Popping Up for the Holidays: E-tailers Are Making the Leap Offline for Seasonal Shoppers

It’s a short holiday season this year, with fewer days between Thanksgiving and Christmas than usual. With the cramped shopping season, a trip to the store is feeling pretty harried and rushed for Millennials, who are also often more comfortable buying gifts from behind a screen than then getting stampeded in a store. Cyber Monday was a huge success, following a lackluster Black Friday—perhaps further solidifying the power of the online shopper. But still, shopping offline is a part of Millennials' holiday behavior—and they still plan to get out there with their shopping bags in hand. When we asked 14-29-year-olds where they planned to do the majority of their holiday shopping, 59% told us they would be shopping mostly in-store. As a generation that truly lives with one foot in the digital world and one foot out, it’s not too surprising that they plan to buy gifts that way as well, despite cries by some that they are spending all their time clicking on shopping carts instead of pushing them. Perhaps to match up with Millennials' online/offline mentalities, several online-only stores are bridging the gap into the offline shopper’s world, and bringing their wares to city sidewalks (busy sidewalks, dressed in holiday style) for the season. Here are a handful of the usually online-only brands that are (somewhat surprisingly) setting up temporary shop IRL (in real life):  

1. Amazon Sells Kindles in SF

Though Amazon is a major player in the online shopping world during the holidays—a full 91% of 14-29-year-old Millennials who planned to shop online said they would be buying gifts on Amazon— it seems dominating the shopping lists on the internet wasn’t enough this year. The massive e-tailer set up a series of pop-up shops in malls throughout San Francisco to sell their Kindle…

 
 
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Millennial News Feed

Quote of the Day: “I haven’t had children yet because I need to finish school first.” –Female, 30, IL

Yesterday, Microsoft bought the company behind the wildly popular game Minecraft, and in doing so they’ve acquired a “multigenerational success story” and could be regaining some cool cred with younger consumers. It turns out, parents love the game, and many young Millennials and post-Millennials have embraced exploring the digital Minecraft world, hacking, building, and collaborating in the lo-fi game. (The Verge)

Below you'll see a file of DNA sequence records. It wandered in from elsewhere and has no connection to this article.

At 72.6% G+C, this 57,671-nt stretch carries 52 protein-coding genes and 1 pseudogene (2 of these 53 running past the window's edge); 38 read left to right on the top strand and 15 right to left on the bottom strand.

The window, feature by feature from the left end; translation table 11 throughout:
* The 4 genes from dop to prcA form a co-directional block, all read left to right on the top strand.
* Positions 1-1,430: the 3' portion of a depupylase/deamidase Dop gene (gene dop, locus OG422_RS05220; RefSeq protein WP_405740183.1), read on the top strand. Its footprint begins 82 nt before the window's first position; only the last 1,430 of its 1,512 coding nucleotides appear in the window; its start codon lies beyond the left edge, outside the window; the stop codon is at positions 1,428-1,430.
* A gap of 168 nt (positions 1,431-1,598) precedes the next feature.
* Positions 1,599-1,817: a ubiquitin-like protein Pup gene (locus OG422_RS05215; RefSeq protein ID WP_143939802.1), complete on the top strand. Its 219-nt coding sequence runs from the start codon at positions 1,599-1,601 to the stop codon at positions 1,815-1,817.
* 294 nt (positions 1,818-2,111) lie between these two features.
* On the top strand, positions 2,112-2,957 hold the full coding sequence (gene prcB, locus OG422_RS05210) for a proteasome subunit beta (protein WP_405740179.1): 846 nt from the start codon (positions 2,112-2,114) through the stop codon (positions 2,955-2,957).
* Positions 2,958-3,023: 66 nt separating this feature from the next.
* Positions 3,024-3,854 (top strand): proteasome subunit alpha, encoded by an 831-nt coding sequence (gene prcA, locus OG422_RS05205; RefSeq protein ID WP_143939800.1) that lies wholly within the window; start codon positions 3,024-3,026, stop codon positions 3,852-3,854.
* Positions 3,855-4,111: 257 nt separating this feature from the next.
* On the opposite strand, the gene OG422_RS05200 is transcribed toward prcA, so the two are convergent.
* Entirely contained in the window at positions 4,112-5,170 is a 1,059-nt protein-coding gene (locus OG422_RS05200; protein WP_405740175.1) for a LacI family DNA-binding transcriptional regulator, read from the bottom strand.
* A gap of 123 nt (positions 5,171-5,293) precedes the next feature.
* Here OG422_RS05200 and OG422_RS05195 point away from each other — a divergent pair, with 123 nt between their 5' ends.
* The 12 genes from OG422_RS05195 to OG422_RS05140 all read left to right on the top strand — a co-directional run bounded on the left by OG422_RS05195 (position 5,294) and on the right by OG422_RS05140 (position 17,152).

Yesterday, Microsoft bought the company behind the wildly popular game Minecraft, and in doing so they’ve acquired a “multigenerational success story” and could be regaining some cool cred with younger consumers. It turns out, parents love the game, and many young Millennials and post-Millennials have embraced exploring the digital Minecraft world, hacking, building, and collaborating in the lo-fi game. (The Verge)

When we asked Millennials if they would download another photo sharing app, only 17% of 18-24-year-olds said yes. Of course, if the right app caught on, they’d likely jump onboard to keep up with friends—but the truth is, it is getting harder to get consumers to try new apps. While people are spending more time on the apps they already have, especially music, fitness, and social networking apps, 65.5% in the U.S. say they aren’t downloading any in an average month. (Quartz)

Boomers grew up with protest songs as an intrinsic part of their musical culture, and sometimes like to criticize Millennials for their lack of similar tunes. But EMA’s self-released new track “False Flag” could quiet those complaints. The song talks about the experience of a generation “growing up in the shadow of 9/11,” and how that cultural turning point changed, and maybe stole, her generation’s future. (Flavorwire)

Apple’s iPhone 6 is of course the big smartphone news of the week, but while that announcement has taken over headlines, other brands are quietly innovating in the category to appeal to more niche mobile users. Panasonic has returned to the phone market, with the launch of a “connected camera,” a smartphone camera hybrid that is meant to appeal to those who are more interested in the quality of the photos they are shooting on the go than the phone features they can boast. (Engadget)

In 2013, the birth rate among women 20-24-years-old was at a record low, and it continued to decline for those 25-29-years-old. These low rates could be “here to stay,” and that might be a good thing for both Millennial moms and their kids. Working women are gaining more salary and experience with every year they delay motherhood, and their future children could have greater opportunities and even a higher lifetime income. (Bloomberg)

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